Okay, this is one of the most important tips. Remember that the type of bottle and nipple you choose for feeding your baby can play a huge role in determining whether your baby will accept it or not. It would be best if you choose the one that mimics the breastfeeding experience for your baby as closely as it is possible. Try the latch bottles that are well known and have been recommended by other moms and are specifically designed in order to simulate breastfeeding for babies who have to switch from breast to the bottle and then back again. Another thing to look for is that the nipple has a slow flow so that it doesn’t flood your baby with milk. This is also required to make sure that it releases milk at the same rate as the breast does. You can get one of the anti-colic bottles as they have proper latching and have correct flow as well.
4. Use Paced bottle feeding method
Paced bottle feeding is probably the revolution in the bottle feeding game. Paced Bottle Feeding is actually a method of bottle feeding the infants that allows the babies to hold more control of the feeding pace during the bottle feeding. This feeding method slows down the flow of milk into the nipple as well as into the mouth, thus allowing the baby to consume more slowly, and also take breaks. The paced feeding method reduces the risk of overfeeding that sometimes results in causing discomfort to the baby. This feeding method is especially recommended for any baby that receives bottles, be it fully bottle-fed, or fed in combination from the breast and a bottle.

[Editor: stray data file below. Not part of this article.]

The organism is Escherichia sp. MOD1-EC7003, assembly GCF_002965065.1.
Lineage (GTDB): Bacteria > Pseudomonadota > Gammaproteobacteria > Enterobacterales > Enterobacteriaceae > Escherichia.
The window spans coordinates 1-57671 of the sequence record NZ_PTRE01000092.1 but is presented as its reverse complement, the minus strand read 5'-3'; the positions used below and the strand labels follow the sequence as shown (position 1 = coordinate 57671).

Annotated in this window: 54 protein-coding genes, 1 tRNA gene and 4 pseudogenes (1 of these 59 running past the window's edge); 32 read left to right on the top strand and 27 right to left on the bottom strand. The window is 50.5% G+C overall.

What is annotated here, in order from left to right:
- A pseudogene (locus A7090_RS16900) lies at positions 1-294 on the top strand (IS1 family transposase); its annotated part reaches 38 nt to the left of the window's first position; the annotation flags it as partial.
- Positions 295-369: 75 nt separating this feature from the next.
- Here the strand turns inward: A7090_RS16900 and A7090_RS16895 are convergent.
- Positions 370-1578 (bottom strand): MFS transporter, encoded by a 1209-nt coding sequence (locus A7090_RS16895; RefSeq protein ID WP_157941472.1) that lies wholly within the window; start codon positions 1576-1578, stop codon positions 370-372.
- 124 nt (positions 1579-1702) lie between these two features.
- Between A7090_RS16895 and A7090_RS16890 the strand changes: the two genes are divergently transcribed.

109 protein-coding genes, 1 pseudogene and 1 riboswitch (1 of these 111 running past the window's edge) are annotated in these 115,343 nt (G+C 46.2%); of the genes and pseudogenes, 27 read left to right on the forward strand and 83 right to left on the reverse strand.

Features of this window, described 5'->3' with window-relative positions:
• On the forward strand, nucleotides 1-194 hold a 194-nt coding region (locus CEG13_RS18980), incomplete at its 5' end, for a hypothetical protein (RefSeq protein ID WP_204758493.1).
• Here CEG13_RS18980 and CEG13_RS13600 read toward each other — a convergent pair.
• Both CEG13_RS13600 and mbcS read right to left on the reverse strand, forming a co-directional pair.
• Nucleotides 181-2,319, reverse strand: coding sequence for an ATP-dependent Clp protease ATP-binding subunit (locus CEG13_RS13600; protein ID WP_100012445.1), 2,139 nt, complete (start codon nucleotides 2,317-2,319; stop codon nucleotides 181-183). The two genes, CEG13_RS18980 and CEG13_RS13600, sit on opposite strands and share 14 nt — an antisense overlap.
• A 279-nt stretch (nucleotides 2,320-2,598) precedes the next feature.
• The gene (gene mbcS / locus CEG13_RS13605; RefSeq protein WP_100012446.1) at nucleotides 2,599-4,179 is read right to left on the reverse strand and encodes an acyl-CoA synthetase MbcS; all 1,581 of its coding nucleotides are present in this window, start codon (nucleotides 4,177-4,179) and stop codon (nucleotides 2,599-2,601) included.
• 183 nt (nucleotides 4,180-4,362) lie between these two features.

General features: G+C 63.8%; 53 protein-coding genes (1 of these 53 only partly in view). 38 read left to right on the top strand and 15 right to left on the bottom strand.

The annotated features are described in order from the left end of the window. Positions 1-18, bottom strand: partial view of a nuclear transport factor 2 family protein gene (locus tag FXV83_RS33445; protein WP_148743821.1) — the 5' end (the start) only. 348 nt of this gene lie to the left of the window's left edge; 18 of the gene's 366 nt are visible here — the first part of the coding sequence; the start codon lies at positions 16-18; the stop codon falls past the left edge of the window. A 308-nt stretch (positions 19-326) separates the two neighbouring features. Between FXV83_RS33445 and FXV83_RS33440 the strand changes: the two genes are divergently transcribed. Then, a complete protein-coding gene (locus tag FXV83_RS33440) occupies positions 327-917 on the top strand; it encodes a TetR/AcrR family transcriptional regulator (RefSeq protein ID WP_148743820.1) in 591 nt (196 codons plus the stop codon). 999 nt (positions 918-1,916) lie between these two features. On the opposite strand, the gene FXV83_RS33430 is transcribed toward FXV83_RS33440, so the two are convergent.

How to Pace Feed
If you are wondering how you can use the pace feeding method, relax because here we are to help you with that too! You can follow the given way for paced bottle feeding as suggested by the American health advisory. Follow these steps to pace feed your baby.
Step 1: Start by choosing a small bottle (around 4 oz.) along with a slow flow nipple.
Step 2: Hold your baby into your lap in a semi-upright position. Make sure to support the head and the neck while doing so.
Step 3: When your baby starts to show hunger cues, tickle the baby’s lips to have them opened along with the mouth opened wide.
Step 4: You can now insert the bottle’s nipple into your baby’s mouth, and then also ensure that the baby has a deep latch with the nipple.
Step 5: Keep holding the bottle flatly horizontal to the floor.
Step 6: Now you must let your baby start sucking the nipple without any milk. After this, let the bottle be tilted just enough to fill the nipple almost halfway with the milk.
Step 7: Let the baby suck for about three to five continuous swallows which generally takes 20 to 30 seconds.
Step 8: After these 3 to 5 continuous swallows, now tip the bottle down for giving your baby a little break.
Step 9: After some time-a few seconds, when your baby starts to suck again, tip the bottle up again in order to allow the milk to flow into the nipple.